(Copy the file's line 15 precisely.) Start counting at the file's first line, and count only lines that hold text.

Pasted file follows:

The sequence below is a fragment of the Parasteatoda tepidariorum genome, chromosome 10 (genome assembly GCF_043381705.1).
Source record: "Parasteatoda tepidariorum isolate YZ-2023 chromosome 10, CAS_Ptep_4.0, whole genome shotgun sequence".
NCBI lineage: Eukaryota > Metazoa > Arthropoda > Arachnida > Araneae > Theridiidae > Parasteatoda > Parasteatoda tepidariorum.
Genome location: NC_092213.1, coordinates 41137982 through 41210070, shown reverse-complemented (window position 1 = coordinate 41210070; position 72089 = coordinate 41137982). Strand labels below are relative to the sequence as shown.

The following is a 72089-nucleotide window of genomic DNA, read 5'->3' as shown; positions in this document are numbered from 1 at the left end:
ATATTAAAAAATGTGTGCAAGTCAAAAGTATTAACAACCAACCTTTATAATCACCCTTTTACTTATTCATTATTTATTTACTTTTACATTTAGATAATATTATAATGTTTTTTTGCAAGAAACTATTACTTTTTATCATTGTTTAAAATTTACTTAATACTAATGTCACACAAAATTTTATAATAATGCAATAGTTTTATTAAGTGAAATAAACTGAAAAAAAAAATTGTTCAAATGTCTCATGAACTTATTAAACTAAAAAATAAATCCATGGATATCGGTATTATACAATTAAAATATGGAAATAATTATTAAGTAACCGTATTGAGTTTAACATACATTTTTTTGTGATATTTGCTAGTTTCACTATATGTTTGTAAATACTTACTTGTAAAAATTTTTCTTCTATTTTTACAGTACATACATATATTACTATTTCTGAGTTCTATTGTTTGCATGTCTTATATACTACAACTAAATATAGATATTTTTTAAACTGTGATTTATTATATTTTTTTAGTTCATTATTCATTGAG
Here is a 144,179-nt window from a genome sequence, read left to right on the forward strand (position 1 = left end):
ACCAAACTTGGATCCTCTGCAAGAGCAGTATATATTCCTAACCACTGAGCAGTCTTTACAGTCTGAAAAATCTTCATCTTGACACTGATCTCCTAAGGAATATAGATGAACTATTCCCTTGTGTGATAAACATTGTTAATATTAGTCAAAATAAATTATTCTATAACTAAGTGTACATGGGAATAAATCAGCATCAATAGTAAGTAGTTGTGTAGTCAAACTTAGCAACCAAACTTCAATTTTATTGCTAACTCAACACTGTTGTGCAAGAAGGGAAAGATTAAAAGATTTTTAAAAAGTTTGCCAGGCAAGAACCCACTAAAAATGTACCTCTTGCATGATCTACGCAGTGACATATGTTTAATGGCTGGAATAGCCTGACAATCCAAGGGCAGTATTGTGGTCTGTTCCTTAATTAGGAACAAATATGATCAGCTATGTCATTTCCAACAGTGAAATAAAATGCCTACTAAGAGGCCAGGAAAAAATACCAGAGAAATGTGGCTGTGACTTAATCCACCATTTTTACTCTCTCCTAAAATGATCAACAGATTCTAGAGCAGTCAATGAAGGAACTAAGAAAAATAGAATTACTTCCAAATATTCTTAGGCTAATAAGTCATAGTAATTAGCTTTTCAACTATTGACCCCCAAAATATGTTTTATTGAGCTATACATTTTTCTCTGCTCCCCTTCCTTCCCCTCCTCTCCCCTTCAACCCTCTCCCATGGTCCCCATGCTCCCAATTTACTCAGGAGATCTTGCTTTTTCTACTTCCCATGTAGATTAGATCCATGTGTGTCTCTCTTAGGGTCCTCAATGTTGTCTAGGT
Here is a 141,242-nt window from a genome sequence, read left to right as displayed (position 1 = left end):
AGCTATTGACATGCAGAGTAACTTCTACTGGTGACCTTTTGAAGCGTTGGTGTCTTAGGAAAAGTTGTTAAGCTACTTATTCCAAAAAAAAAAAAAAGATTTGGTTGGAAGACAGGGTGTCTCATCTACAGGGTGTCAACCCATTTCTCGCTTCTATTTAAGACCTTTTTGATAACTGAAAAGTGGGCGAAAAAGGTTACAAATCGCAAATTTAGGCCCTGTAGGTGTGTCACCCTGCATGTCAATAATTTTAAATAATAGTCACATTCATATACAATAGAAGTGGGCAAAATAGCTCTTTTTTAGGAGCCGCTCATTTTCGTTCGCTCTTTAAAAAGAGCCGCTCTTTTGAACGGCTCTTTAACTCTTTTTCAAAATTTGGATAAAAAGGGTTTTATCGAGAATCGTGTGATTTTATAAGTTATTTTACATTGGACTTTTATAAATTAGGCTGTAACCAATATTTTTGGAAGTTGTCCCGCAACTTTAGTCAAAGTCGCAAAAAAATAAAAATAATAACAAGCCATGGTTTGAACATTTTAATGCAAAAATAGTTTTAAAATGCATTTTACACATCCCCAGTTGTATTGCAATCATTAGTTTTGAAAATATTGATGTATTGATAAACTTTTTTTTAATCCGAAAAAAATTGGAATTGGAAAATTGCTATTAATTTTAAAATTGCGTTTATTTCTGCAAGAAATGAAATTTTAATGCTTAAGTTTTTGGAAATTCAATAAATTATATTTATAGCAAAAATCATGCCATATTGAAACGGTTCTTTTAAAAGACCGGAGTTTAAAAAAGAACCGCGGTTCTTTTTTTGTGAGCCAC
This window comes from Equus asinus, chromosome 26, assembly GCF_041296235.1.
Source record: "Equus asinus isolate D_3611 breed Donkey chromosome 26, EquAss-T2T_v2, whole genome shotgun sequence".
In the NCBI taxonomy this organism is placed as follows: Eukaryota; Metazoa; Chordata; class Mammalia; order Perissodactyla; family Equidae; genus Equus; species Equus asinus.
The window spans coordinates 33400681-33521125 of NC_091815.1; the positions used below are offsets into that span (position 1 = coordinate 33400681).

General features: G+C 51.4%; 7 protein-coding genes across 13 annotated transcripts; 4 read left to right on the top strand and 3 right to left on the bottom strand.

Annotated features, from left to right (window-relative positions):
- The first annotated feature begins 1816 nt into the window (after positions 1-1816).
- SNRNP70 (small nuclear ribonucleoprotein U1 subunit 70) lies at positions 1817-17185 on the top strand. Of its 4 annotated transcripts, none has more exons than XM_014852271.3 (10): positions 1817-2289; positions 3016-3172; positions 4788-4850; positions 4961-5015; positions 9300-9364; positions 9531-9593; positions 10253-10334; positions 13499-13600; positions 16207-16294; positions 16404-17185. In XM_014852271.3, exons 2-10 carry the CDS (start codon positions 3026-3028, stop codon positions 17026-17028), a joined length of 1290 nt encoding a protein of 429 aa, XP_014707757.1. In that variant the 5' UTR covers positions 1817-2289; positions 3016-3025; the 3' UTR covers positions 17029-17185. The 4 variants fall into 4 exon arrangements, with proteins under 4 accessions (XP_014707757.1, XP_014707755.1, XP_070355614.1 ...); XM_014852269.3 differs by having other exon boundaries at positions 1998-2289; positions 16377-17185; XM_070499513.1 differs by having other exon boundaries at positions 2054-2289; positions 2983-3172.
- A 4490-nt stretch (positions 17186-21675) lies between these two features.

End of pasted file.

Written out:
General features: G+C 51.4%; 7 protein-coding genes across 13 annotated transcripts; 4 read left to right on the top strand and 3 right to left on the bottom strand.